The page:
Page:Darwinism by Alfred Wallace 1889.djvu/154

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unimportant for the welfare of the species, they may be, and apparently often have been, transmitted in nearly the same state to numerous, otherwise modified, descendants" (Origin, p. 175). The words I have here italicised clearly show that such characters are usually not "specific," in the sense that they are such as distinguish species from each other, but are found in numerous allied species. Again: "Thus a large yet undefined extension may safely be given to the direct and indirect results of natural selection; but I now admit, after reading the essay of Nägeli on plants, and the remarks by various authors with respect to animals, more especially those recently made by Professor Broca, that in the earlier editions of my Origin of Species I perhaps attributed too much to the action of natural selection or the survival of the fittest. I have altered the fifth edition of the Origin so as to confine my remarks to adaptive changes of structure, but I am convinced, from the light gained during even the last few years, that very many structures which now appear to us useless, will hereafter be proved to be useful, and will therefore come within the range of natural selection. Nevertheless I did not formerly consider sufficiently the existence of structures which, as far as we can at present judge, are neither beneficial nor injurious; and this I believe to be one of the greatest oversights as yet detected in my work." Now it is to be remarked that neither in these passages nor in any of the other less distinct expressions of opinion on this question, does Darwin ever admit that "specific characters"—that is, the particular characters which serve to distinguish one species from another—are ever useless, much less that "a large proportion of them" are so, as Mr. Romanes makes him "freely acknowledge." On the other hand, in the passage which I have italicised he strongly expresses his view that much of what we suppose to be useless is due to our ignorance; and as I hold myself that, as regards many of the supposed useless characters, this is the true explanation, it may be well to give a brief sketch of the progress of knowledge in transferring characters from the one category to the other.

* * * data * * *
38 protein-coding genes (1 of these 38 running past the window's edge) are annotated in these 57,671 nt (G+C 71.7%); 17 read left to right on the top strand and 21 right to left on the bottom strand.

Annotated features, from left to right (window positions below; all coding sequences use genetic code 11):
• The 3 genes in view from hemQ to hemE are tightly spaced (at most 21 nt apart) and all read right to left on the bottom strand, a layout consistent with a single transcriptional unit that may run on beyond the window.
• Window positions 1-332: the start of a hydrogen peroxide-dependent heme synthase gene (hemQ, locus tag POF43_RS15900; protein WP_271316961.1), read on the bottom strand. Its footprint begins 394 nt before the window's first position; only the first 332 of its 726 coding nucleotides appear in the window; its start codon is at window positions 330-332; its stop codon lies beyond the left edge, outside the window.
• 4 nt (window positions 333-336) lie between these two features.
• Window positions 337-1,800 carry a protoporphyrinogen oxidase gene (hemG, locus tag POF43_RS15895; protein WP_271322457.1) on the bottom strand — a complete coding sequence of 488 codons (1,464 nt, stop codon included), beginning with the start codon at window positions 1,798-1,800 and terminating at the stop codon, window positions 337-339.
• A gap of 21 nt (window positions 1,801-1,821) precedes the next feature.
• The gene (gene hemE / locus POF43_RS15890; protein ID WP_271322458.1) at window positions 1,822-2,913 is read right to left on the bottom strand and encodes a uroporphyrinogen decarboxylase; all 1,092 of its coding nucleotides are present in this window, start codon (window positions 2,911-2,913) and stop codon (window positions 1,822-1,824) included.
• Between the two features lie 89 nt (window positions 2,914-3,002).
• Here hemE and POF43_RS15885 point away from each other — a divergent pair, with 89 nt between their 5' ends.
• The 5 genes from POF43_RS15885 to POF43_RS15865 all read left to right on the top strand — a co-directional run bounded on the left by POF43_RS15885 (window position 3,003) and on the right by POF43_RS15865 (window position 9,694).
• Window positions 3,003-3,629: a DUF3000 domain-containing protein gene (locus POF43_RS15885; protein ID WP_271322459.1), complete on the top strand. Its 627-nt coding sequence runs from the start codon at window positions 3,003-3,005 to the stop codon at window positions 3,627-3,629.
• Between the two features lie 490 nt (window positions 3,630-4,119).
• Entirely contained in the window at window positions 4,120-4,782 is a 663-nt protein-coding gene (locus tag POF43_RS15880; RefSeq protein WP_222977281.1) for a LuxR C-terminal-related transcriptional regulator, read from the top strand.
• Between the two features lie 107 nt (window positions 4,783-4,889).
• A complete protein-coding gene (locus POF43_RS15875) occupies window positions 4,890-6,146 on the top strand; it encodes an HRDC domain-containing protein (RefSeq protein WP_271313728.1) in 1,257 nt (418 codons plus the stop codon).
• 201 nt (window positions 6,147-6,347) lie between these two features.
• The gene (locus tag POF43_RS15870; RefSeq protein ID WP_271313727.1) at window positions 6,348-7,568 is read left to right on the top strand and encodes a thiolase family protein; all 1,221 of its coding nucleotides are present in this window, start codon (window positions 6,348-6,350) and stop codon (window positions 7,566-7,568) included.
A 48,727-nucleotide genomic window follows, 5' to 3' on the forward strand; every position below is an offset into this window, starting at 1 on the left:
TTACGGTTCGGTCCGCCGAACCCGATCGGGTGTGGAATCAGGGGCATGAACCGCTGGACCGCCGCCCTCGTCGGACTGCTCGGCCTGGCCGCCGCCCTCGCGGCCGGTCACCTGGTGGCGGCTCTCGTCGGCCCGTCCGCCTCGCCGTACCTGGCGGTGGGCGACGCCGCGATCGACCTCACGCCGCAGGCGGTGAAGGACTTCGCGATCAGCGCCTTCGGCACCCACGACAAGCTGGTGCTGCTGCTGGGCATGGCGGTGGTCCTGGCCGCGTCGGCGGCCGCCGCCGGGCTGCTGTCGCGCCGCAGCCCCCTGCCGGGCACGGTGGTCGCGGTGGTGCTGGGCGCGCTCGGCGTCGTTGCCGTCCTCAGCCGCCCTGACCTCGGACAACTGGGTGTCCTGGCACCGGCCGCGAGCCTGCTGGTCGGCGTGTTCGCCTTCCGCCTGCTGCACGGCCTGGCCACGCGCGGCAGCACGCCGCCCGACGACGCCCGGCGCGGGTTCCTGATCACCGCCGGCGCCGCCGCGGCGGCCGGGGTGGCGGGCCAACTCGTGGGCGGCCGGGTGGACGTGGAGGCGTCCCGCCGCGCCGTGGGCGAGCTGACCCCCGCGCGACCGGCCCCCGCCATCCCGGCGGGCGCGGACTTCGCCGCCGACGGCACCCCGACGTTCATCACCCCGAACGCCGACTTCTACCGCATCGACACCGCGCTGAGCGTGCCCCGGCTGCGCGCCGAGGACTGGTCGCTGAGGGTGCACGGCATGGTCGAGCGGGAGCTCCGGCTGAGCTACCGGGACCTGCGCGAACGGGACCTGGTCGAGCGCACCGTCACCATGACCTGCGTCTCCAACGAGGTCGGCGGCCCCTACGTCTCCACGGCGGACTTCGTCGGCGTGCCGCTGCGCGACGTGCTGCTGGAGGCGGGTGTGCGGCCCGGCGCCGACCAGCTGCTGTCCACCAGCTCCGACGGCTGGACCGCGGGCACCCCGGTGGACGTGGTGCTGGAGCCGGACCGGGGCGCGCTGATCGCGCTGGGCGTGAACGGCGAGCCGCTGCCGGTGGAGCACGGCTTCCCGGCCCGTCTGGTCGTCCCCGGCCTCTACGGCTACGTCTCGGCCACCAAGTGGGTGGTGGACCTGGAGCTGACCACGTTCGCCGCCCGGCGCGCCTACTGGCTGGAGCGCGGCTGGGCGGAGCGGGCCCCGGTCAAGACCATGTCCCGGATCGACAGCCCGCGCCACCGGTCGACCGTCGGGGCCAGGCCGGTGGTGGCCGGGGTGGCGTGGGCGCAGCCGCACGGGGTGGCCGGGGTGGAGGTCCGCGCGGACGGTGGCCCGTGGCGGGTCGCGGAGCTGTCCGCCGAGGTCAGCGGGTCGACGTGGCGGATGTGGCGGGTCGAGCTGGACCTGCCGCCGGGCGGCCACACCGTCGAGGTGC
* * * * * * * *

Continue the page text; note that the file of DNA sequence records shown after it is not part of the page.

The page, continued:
We have only to go back a single generation, and not even the most acute botanist could have suggested a reasonable use, for each species of plant, of the infinitely varied forms, sizes,